Virus Orientated Growth: Data Centres

Viruses are historically the enemy of computing capabilities. However, COVID-19 has caused a dramatic spike in the demand for data centres as technologies that assist the millions of us working in health, logistics, or simply from home (WFH), or remotely communicating with our loved ones in a time of social distancing, are now appreciated as being essential to modern day life. Indeed, this was acknowledged at a very early stage in the current lockdown when data centre operatives were given equal ‘key worker’ status to doctors and nurses.

The emergence of a new business environment in the wake of the first wave of COVID-19 is expected to dramatically increase the demand for cloud services and expedited digitisation as companies overhaul their digital infrastructure to deal with new ways of working. Where for a relative few WFH was commonplace it has now become the new ‘normal’ for many. How long this phenomenon will last is the subject of much philosophising but many commentators in the sector believe that a large number of the enforced changes of lockdown are here to stay. Indeed, since lockdown began some providers have noted a 30-35% increase in data centre capacity usage, and even after the situation returns to ‘normal’, the way we work will continue to be data centre-driven and demand for additional processing is likely to continue as ‘the genie is out of the bottle’ on how we communicate, have meetings and undertake transactions. Outside established sectors such as banking, financial services, logistics, transportation, e-commerce, media and entertainment such as Netflix and Hotstar, demand for robust and scalable data infrastructure is likely to surge for the foreseeable future. This is particularly the case with ‘hyperscalers’ like google, who own and operate their own large or multi-unit facilities, rather than use a third-party facilitator. And, if there is the predicted second wave of infection – then the changes in how we live, work and shop will almost certainly become an established habit.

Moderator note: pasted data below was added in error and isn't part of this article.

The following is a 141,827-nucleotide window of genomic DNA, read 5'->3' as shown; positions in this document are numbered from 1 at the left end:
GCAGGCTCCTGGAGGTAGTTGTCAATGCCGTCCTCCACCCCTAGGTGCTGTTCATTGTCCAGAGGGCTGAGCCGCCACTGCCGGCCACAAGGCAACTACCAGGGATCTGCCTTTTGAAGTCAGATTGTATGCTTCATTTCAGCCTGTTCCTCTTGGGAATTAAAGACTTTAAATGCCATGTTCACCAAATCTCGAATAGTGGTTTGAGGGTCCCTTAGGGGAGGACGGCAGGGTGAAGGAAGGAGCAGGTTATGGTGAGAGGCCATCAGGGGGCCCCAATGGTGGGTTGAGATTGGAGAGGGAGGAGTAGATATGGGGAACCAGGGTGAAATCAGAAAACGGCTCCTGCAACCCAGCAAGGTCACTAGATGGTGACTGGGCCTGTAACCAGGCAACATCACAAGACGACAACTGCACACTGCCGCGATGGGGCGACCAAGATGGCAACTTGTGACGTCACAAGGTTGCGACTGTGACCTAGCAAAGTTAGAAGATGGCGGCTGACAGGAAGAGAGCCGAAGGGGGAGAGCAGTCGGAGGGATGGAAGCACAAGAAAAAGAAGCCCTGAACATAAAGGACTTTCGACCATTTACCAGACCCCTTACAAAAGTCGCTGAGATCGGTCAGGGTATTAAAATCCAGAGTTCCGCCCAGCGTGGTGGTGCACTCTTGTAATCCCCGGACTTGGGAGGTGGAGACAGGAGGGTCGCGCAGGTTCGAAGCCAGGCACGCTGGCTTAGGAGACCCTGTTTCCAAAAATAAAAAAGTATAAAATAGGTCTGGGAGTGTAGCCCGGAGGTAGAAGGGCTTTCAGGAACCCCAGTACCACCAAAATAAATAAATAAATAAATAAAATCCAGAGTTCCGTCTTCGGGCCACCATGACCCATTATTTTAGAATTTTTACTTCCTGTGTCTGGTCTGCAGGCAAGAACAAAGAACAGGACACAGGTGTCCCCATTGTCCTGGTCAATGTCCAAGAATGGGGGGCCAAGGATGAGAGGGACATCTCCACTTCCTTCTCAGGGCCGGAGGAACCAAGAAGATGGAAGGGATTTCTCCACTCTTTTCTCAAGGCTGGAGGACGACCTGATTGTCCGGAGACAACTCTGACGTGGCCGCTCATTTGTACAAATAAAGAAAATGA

However, the planning and delivery of these critical pieces of infrastructure is not simple. Whilst a typical warehouse may require 3 – 4 MVA of power, a data centre may require a tenfold, or more, increase in electricity. A further essential component in providing a deliverable site is access to good fibre connectivity. And, even after the Government’s earlier fanfares of rolling out digital Britain, it is somewhat surprising that many urban locations in the UK are still not able to satisfy this critical requirement. Aside from these two key pieces of infrastructure, it is obviously essential to have a flat site and avoid other hazards, such as areas prone to flooding, as the potential repair bill for a catastrophic incident would be huge. Indeed, the scale of the investment, often in the billions, also frequently requires a freehold interest in a site and for there to be robust security measures in place. Although the M4 corridor and London in particular is the established hotspot for data centres and their infrastructure needs tend to result in clustering, the net is now widening to locations outside Silicon Valley and its hinterland.

Whilst the precise nature of COVID-19 legacy is unclear, we do know for certain that the internet and data centres that supply it with information have undoubtedly saved thousands of lives, helped feed millions of us in this crisis and will be a key element in the rebuilding of the UK’s challenged economy.